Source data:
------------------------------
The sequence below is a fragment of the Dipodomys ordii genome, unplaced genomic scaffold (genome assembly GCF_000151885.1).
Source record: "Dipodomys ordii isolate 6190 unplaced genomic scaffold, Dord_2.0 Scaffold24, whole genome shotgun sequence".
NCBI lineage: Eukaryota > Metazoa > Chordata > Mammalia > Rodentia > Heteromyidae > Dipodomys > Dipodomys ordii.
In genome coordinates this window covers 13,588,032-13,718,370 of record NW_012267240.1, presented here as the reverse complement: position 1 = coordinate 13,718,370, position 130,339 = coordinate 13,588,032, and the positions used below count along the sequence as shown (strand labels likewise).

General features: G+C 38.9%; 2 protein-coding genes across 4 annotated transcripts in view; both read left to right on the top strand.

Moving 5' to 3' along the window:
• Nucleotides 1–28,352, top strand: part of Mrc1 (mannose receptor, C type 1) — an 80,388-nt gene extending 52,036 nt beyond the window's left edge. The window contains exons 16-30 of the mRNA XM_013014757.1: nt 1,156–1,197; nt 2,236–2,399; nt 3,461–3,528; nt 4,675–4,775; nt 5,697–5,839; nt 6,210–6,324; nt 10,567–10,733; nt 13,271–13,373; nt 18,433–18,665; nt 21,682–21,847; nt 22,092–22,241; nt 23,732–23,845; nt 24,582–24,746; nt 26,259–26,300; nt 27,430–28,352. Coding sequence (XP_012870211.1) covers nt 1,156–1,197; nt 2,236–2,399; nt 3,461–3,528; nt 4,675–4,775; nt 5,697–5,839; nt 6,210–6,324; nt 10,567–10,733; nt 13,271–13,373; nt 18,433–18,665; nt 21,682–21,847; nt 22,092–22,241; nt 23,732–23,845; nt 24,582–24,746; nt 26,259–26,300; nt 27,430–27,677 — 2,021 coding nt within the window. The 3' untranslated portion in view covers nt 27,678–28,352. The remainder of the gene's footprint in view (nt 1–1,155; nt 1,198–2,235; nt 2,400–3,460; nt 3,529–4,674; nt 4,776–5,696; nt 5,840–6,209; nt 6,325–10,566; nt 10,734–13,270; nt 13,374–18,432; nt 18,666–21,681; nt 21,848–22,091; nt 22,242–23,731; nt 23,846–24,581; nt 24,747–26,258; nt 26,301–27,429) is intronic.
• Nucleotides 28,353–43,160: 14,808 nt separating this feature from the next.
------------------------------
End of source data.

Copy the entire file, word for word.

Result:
The sequence below is a fragment of the Dipodomys ordii genome, unplaced genomic scaffold (genome assembly GCF_000151885.1).
Source record: "Dipodomys ordii isolate 6190 unplaced genomic scaffold, Dord_2.0 Scaffold24, whole genome shotgun sequence".
NCBI lineage: Eukaryota > Metazoa > Chordata > Mammalia > Rodentia > Heteromyidae > Dipodomys > Dipodomys ordii.
In genome coordinates this window covers 13,588,032-13,718,370 of record NW_012267240.1, presented here as the reverse complement: position 1 = coordinate 13,718,370, position 130,339 = coordinate 13,588,032, and the positions used below count along the sequence as shown (strand labels likewise).

General features: G+C 38.9%; 2 protein-coding genes across 4 annotated transcripts in view; both read left to right on the top strand.

Moving 5' to 3' along the window:
• Nucleotides 1–28,352, top strand: part of Mrc1 (mannose receptor, C type 1) — an 80,388-nt gene extending 52,036 nt beyond the window's left edge. The window contains exons 16-30 of the mRNA XM_013014757.1: nt 1,156–1,197; nt 2,236–2,399; nt 3,461–3,528; nt 4,675–4,775; nt 5,697–5,839; nt 6,210–6,324; nt 10,567–10,733; nt 13,271–13,373; nt 18,433–18,665; nt 21,682–21,847; nt 22,092–22,241; nt 23,732–23,845; nt 24,582–24,746; nt 26,259–26,300; nt 27,430–28,352. Coding sequence (XP_012870211.1) covers nt 1,156–1,197; nt 2,236–2,399; nt 3,461–3,528; nt 4,675–4,775; nt 5,697–5,839; nt 6,210–6,324; nt 10,567–10,733; nt 13,271–13,373; nt 18,433–18,665; nt 21,682–21,847; nt 22,092–22,241; nt 23,732–23,845; nt 24,582–24,746; nt 26,259–26,300; nt 27,430–27,677 — 2,021 coding nt within the window. The 3' untranslated portion in view covers nt 27,678–28,352. The remainder of the gene's footprint in view (nt 1–1,155; nt 1,198–2,235; nt 2,400–3,460; nt 3,529–4,674; nt 4,776–5,696; nt 5,840–6,209; nt 6,325–10,566; nt 10,734–13,270; nt 13,374–18,432; nt 18,666–21,681; nt 21,848–22,091; nt 22,242–23,731; nt 23,846–24,581; nt 24,747–26,258; nt 26,301–27,429) is intronic.
• Nucleotides 28,353–43,160: 14,808 nt separating this feature from the next.